The committee has already heard issues including that there is a staffing shortfall within the Department of Mental Health, and that Missouri ranks 31st in the U.S. for access to mental health services.
Chairman Wayne Wallingford (R-Cape Girardeau) said after hearing from state organizations in the first hearing and non-profits in the second, the committee will take testimony on November 3 from individuals with experience dealing with mental health issues.
Wallingford anticipates there will be legislation in the 2022 legislative session that will stem from these hearings. He doesn’t have specific bills in mind, but he has his eye on some pilot programs that he feels have been working well in the Columbia area.
Wallingford said the committee also heard that law enforcement officers often find themselves sitting at hospital bedsides by those who have been arrested and suffer from mental health issues, until a space in mental health institutions can be found for them.
Student athletes in Missouri colleges and universities can now profit off of their name, image, and likeness and hire an agent, under House legislation that has been signed into law. The change would be effective beginning July 1 of next year and comes after the NCAA adopted a new policy on the matter.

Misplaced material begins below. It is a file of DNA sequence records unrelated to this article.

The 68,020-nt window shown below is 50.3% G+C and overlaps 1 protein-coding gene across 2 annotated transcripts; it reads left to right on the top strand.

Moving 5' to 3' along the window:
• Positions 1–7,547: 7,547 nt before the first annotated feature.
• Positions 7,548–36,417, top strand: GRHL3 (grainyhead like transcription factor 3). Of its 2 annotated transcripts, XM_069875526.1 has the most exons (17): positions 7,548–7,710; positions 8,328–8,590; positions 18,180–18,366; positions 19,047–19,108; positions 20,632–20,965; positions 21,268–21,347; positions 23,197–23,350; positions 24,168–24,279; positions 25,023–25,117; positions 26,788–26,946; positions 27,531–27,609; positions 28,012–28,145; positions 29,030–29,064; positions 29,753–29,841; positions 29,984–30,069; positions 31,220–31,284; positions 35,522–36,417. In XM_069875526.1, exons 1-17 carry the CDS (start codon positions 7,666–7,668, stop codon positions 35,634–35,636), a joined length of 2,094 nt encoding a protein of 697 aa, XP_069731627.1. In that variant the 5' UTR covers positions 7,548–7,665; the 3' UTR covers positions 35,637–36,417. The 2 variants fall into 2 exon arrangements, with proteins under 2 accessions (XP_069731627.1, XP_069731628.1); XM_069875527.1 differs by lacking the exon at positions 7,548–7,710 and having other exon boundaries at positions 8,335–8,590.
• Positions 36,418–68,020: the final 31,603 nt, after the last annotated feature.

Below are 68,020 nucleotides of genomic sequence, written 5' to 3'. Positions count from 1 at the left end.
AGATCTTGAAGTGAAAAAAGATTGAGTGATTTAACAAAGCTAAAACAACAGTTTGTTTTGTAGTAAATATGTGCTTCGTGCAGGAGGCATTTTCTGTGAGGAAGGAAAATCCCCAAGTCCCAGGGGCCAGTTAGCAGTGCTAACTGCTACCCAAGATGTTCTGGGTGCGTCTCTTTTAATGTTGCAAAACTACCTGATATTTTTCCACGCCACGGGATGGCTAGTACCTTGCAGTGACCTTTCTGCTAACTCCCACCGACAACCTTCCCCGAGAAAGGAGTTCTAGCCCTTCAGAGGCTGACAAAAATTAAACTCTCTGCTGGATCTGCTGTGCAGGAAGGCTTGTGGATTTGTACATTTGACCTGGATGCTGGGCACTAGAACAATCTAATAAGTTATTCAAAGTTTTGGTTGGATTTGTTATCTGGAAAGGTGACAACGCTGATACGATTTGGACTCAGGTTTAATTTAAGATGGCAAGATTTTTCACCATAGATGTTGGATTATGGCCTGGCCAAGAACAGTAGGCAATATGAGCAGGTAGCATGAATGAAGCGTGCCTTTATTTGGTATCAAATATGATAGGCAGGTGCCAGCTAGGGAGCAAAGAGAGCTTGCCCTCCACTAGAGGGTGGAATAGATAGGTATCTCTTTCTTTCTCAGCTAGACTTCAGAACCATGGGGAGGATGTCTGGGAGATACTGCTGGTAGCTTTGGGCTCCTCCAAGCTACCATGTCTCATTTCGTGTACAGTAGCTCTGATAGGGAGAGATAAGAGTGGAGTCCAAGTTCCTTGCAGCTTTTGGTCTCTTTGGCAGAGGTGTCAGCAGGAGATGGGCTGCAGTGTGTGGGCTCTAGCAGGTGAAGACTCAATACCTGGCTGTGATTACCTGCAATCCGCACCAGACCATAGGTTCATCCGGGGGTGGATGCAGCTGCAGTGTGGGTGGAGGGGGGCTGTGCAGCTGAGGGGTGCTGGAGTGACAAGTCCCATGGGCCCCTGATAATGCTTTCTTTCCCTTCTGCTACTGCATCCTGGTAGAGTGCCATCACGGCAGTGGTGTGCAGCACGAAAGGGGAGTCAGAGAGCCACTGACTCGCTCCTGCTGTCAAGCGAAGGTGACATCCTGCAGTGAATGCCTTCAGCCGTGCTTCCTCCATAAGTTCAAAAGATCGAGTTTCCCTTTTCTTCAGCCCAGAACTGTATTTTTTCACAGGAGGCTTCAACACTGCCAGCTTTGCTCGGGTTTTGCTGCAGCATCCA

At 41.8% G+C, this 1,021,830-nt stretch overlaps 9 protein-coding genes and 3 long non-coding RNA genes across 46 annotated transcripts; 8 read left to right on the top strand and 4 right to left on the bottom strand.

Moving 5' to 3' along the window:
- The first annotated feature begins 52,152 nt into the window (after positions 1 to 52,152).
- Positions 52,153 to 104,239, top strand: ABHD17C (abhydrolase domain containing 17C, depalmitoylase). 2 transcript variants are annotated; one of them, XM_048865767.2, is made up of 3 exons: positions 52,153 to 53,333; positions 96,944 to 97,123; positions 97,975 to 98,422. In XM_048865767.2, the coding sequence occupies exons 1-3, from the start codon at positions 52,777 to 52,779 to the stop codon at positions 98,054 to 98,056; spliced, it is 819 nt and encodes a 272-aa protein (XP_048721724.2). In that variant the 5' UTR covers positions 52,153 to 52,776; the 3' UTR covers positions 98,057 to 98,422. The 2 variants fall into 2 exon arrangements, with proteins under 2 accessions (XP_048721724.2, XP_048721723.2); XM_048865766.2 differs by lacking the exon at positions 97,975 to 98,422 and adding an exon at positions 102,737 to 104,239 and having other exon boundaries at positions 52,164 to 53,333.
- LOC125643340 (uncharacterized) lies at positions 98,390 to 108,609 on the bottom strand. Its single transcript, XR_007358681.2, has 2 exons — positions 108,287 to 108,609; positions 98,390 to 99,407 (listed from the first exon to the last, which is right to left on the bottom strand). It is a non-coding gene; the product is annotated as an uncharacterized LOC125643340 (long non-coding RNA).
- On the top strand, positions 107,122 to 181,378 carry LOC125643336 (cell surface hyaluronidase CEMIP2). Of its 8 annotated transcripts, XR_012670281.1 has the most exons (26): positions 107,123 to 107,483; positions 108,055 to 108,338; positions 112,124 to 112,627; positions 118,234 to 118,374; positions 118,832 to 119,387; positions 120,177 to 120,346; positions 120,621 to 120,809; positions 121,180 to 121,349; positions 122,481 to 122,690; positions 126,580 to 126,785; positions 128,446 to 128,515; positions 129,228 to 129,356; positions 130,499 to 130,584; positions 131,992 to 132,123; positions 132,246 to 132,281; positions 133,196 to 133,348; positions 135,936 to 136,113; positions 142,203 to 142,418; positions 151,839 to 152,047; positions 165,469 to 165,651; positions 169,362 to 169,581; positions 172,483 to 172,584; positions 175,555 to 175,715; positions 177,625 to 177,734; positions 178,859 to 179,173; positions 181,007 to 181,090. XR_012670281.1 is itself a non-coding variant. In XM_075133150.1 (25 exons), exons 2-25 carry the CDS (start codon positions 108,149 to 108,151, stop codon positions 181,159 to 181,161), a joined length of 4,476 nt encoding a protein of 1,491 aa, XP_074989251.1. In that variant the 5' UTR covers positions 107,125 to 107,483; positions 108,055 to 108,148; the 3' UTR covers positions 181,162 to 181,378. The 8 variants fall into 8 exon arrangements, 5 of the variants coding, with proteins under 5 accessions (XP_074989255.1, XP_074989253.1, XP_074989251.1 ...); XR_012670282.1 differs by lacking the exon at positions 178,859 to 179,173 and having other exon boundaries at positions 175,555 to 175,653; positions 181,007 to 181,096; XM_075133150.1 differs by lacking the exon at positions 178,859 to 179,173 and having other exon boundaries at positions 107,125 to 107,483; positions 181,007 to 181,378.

He said students who weren’t athletes could make money, especially on social media, or sign endorsements. This included anything from teaching piano lessons for pay to having a popular YouTube channel on a subject that could have nothing to do with what they were studying.
Representative Wes Rogers (D-Kansas City) agreed with that and other points, and noted that as long as Missouri didn’t have this kind of law its institutions were at a disadvantage in recruiting, to counterparts in other states.
Schroer said it also just makes sense to let students begin making money with which they can begin to control their educational debt even before they graduate. He thinks it is that argument that led to many lawmakers supporting the language.
Colleges that use students’ names, images, and likenesses in commercial deals would have to have a financial development program for each of those students once a year. Students who have entered into endorsements could not display a company’s name or logo during team activities if that display would conflict with the school’s contracts and licenses.
The NCAA’s new policy adopted earlier this year allows students to profit off their name, image, or likeness within the bounds of their state’s laws.